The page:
A district attorney in Shawnee County, Kansas was forced to not prosecute any domestic violence misdemeanors and only focus on felonies. County leaders urged that the district attorney was using battered women as a means to negotiate for increased funding for his office. The City Council voted 7 to 3 to repeal a local law which made domestic violence a crime.
Since September, eighteen people were arrested for domestic violence charges but were released as a result of the agency’s decision to not prosecute new cases. So what does this mean for victims and advocates? It means that in all the budget cuts considered by the City Council, local lawmakers found domestic violence at the bottom of their priorities.
During a month in which we should recognize and bring awareness of domestic violence, it seems as if funding is insufficient to even recognize domestic violence as a crime in Kansas. Victims of domestic violence must feel unprotected and unrecognized as the city is failing to protect them. We would at least hope that if any of the would-be misdemeanors could be charged as felonies they would be. Unfortunately, given the city’s budget cuts and resistance to charge people of domestic violence, more felony prosecutions seem an unlikely result.
While the Mayor of Los Angeles, Antonio Villaraigosa, was commemorating Domestic Violence Awareness Month during October and informing his city about the domestic violence awareness initiative, Stop Abuse From Existing (S.A.F.E.), another city half-way across the nation seems to have excluded the recognition, impact, and significance of domestic violence all together. How can we reconcile these two extremes into a single American legal system? While it seems budget cuts are to blame, we wonder why there even is a hierarchy of crimes. Is violence against partners through battery, assault, and other means really at the bottom of the list, but more importantly, why is there a list?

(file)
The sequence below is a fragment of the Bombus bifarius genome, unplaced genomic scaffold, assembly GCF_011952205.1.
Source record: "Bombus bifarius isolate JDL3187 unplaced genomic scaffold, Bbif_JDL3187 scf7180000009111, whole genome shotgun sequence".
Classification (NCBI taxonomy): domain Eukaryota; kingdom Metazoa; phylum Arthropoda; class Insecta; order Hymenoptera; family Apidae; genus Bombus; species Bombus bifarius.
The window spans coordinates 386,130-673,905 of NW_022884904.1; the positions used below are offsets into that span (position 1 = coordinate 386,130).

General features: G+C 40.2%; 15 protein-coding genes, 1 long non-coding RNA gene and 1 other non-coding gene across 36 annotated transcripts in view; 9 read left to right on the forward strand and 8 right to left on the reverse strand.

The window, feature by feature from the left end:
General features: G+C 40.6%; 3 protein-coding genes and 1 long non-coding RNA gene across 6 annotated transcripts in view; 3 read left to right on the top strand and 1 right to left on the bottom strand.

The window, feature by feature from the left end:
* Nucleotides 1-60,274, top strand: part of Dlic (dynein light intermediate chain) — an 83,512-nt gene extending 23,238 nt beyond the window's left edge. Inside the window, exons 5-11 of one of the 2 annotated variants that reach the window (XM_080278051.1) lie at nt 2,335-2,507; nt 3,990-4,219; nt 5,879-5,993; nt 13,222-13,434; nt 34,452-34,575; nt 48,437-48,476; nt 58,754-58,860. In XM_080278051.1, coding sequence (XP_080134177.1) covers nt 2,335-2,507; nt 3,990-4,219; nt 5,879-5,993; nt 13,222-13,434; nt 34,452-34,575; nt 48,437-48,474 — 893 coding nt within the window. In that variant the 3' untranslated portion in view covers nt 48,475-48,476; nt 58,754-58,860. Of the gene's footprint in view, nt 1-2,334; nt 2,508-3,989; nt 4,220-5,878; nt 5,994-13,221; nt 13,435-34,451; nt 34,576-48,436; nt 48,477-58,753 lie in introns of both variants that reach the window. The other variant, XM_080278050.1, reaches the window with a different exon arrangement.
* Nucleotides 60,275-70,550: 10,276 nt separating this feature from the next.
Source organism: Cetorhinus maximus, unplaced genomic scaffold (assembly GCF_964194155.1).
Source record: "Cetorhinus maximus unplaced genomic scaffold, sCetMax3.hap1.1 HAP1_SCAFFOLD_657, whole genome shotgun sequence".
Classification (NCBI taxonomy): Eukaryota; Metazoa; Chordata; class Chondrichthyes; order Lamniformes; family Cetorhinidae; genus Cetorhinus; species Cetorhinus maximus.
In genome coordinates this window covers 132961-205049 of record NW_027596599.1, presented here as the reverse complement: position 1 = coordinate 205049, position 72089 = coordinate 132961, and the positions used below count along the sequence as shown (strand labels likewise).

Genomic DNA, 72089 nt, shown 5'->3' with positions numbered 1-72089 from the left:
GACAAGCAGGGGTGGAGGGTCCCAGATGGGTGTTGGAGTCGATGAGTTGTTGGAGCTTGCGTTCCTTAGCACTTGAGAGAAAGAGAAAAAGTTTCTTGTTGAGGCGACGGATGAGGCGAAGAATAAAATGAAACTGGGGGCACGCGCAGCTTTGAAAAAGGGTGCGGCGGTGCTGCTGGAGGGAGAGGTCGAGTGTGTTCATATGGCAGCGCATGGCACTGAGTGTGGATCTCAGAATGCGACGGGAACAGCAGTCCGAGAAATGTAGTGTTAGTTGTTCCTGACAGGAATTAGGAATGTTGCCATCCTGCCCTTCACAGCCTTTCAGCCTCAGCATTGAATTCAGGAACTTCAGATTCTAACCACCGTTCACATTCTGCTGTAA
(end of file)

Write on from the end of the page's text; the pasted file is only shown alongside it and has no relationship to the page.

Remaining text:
District Attorney of Topeka, Kansas, Chad Taylor, argued that it was a “recent uptick in violent crime” which he attributed to increased gang activity. Mr. Taylor may have felt pressured to make this decision, but throughout the country prosecutors need to make decisions and prioritize cases. It is unfortunate and shocking that this city found domestic violence at the bottom of the hierarchy when other items on the budget seem as if they could have been given less of a priority, while other cities continue to raise awareness and expand initiatives to curb the spread of domestic violence.
Editor-in-Chief, Criminal Law Brief